The Top Ten Mistakes Leaders Make - Hans Finzel
The story is told of the college football coach called practice to a halt to "chew out" one of his big freshmen tackles for making a stupid play. Head bowed, the big tackle stood in silence as the coach called him every kind of name, topping off the blast with, "What's your IQ anyway?" Startled, the tackle looked up, thought for a moment, and then answered, "20-20."
Many leaders could avert “stupid plays” if they would take some time and read The Top Ten Mistakes Leaders Make by Hans Finzel. Finzel states his purpose for writing this book as to help people who find themselves called to lead and are a bit apprehensive about blowing it. He states that the average leader faces at least five problems in learning how to lead. First, leaders often replicate the poor leadership habits they have observed in others. Second, leaders often lack basic skills for common leadership demands. Third, leaders lack good models and mentoring. Fourth, today’s leaders lack formal training in leadership. Fifth, today’s leaders suffer confusion over the conflict between secular and biblical leadership value.
Finzel then takes ten chapters, delineates ten different mistakes, and offers solutions for each. The first mistake, labeled as the number one leadership hang-up, is the top-down attitude. He states this even more convincingly when he writes, “I believe the number one leadership sin is that of top-down attitude autocratic arrogance.” This top-down approach to leadership is based on the military model of barking orders to weak underlings. This approach shows up with abusive authority, lack of listening, dictatorship in decision making, and an egocentric manner.
Finzel offers five reasons to why this style of leadership is most prevalent. First, it is traditional. Second, it is the most common. Third, It is the easiest. Fourth, it comes naturally. Fifth, it reflects the depravity of man. He then offers alternatives to this leadership style, the most appealing is the style of servant leadership. Finzel states that the key of servant leadership is to focus on others.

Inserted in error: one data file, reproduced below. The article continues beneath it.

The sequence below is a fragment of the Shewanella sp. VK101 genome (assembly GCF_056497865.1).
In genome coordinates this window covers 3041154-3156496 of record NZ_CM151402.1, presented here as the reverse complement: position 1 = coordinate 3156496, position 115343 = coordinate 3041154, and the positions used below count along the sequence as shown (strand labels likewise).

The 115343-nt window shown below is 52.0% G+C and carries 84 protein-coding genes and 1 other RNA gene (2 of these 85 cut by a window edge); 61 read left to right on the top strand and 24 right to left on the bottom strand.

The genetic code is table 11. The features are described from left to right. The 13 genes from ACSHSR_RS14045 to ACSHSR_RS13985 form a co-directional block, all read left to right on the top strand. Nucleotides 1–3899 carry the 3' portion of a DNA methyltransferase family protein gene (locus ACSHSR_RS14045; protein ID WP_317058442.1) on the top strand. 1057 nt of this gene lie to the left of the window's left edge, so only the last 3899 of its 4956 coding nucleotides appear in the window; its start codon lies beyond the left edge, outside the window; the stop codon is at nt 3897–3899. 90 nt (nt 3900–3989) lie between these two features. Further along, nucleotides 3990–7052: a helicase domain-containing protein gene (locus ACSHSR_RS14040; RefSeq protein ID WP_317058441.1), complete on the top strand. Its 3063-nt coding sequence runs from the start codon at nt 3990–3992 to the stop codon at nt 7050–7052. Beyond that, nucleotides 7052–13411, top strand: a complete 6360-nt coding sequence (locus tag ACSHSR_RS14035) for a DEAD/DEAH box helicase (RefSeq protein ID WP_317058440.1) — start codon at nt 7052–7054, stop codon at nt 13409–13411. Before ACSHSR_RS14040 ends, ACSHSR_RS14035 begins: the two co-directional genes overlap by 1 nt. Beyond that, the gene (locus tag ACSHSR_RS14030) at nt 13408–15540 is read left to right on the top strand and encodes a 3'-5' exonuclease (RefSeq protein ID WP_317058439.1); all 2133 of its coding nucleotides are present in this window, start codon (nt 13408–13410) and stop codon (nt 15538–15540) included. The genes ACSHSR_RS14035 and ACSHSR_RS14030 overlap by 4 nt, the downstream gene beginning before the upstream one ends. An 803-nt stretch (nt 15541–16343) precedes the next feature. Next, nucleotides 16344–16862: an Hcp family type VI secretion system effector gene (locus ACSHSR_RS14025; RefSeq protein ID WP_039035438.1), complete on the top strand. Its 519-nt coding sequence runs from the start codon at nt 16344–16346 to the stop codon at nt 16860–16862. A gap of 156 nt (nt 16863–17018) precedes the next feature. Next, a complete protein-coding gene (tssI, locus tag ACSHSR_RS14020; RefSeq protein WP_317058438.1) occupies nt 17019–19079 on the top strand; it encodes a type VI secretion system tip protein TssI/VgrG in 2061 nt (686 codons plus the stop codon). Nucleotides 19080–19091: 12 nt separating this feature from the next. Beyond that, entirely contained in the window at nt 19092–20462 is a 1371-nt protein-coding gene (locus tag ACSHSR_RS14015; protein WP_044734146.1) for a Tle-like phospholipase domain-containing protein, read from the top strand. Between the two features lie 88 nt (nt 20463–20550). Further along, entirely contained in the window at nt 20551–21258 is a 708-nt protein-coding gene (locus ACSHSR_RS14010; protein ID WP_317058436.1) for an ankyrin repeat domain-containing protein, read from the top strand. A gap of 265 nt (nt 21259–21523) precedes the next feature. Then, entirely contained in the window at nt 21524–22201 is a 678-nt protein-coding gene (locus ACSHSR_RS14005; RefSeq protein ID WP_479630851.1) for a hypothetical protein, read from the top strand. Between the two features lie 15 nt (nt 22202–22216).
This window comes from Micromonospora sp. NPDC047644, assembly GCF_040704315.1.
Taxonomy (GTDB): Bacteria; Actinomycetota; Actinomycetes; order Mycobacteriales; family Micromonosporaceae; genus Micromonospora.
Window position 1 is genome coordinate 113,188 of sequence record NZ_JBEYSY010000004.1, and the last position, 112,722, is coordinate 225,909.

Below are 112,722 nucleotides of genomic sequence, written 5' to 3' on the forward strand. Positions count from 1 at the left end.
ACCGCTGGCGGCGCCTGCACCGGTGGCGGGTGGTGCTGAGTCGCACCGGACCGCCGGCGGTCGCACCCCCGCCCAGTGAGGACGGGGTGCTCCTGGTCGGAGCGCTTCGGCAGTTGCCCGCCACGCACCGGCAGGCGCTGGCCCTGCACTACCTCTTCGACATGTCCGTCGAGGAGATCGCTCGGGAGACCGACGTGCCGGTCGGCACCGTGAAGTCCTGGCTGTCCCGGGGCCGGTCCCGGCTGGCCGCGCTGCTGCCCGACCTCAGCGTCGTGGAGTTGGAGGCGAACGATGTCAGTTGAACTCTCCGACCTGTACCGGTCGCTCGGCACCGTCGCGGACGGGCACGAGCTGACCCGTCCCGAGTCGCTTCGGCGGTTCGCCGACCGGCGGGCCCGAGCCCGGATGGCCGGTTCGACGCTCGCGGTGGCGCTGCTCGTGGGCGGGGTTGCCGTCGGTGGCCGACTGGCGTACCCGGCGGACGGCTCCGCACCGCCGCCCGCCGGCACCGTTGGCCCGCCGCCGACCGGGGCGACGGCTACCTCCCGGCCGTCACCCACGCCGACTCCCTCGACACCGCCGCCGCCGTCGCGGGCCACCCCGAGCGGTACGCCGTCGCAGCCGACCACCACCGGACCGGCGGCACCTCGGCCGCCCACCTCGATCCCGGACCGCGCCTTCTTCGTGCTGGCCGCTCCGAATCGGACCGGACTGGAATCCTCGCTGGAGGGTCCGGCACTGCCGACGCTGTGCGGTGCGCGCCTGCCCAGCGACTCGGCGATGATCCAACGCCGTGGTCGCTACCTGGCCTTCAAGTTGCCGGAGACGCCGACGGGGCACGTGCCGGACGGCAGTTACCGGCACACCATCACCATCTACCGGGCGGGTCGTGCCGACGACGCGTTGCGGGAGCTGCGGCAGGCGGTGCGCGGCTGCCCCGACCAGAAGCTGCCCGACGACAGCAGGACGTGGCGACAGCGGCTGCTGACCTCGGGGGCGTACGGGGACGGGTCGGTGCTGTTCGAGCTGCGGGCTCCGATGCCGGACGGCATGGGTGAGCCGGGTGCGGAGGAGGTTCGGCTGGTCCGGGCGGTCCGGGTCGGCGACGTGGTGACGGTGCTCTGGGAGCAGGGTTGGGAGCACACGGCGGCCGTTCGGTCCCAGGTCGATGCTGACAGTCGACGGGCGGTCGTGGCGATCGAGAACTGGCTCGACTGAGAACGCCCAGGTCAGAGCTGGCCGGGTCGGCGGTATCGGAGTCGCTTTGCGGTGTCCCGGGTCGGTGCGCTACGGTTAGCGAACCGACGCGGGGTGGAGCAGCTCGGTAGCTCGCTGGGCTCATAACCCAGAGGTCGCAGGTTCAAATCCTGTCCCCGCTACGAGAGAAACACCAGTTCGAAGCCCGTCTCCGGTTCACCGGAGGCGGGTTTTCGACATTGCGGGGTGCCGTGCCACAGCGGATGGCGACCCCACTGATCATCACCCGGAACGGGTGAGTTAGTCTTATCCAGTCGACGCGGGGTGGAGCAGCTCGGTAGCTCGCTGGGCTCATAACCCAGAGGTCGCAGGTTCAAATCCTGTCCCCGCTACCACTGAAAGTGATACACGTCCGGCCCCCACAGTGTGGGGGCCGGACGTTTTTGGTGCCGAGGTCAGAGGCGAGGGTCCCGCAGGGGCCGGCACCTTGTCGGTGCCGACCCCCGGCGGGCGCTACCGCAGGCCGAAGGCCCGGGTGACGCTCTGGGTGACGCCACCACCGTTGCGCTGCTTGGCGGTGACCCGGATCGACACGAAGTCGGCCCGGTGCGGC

The second mistake that Finzel deals with is that of putting paperwork before peoplework. He observes the greater the leadership role, the less time there seems to be for people, and the more important peoplework is. He reminds his readers to remember that people are opportunities, not interruptions.
The third mistake is the absence of affirmation. Finzel reminds his readers that everyone thrives on affirmation and praise and that leadership has as much to do with relationships as with getting things done. He then challenges aspiring leaders to learn to read to varying levels of affirmation that those one leads needs.
Dealing with mavericks is the next mistake Finzel covers. He reminds his readers that mavericks often save organizations from the slide toward institutionalism. He also observes that most large organizations will ‘kill off’ mavericks before they can take root. He then challenges leaders to learn to recognize truly useful mavericks.